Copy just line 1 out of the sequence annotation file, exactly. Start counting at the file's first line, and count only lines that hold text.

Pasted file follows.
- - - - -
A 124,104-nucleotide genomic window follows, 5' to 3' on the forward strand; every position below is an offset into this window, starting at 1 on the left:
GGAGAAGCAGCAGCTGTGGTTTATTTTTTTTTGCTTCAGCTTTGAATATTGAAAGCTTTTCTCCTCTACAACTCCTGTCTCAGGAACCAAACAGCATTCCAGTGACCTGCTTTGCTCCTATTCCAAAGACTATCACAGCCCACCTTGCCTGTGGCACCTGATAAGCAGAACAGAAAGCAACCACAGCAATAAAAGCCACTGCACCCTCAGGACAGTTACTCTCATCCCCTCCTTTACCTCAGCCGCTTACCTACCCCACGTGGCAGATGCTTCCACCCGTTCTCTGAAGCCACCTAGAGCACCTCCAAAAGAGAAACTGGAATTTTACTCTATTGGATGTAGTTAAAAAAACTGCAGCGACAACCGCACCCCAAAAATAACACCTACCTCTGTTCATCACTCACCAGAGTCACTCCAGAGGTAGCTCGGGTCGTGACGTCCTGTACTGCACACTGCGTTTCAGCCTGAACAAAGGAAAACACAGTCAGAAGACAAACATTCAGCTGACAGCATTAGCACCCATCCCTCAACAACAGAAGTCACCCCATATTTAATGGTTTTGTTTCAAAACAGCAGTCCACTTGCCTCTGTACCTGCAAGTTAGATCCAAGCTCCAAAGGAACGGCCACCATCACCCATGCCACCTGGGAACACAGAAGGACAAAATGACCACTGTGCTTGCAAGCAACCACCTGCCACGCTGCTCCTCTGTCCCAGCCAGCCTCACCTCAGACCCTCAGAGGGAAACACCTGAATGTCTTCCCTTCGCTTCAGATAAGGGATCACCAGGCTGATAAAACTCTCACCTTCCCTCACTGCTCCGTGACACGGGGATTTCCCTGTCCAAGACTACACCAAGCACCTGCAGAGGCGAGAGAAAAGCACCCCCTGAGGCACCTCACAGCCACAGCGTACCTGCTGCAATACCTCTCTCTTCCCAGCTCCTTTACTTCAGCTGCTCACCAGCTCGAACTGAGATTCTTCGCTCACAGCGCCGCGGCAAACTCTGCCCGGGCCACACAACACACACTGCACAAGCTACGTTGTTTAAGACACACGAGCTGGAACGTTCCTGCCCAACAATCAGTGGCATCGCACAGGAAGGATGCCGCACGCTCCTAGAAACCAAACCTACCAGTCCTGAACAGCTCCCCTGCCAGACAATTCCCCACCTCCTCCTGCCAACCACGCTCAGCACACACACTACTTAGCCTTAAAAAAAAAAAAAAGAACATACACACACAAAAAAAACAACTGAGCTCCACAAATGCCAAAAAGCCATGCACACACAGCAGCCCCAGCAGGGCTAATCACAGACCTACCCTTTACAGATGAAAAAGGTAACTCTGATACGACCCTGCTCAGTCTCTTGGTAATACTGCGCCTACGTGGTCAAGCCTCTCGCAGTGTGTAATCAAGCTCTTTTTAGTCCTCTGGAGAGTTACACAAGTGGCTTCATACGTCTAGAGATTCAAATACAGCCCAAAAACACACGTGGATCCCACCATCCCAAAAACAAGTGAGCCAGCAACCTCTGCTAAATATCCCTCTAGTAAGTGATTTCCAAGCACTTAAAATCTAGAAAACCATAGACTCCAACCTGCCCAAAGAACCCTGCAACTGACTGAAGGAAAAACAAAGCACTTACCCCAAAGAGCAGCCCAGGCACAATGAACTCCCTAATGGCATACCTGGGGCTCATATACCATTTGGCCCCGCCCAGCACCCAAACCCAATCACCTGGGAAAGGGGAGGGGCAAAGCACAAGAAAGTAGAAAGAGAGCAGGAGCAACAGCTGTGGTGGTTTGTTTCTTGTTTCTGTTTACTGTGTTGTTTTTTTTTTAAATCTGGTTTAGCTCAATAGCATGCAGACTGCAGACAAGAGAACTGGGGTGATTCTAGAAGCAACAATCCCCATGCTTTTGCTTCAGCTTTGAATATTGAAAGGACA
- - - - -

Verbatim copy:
A 124,104-nucleotide genomic window follows, 5' to 3' on the forward strand; every position below is an offset into this window, starting at 1 on the left: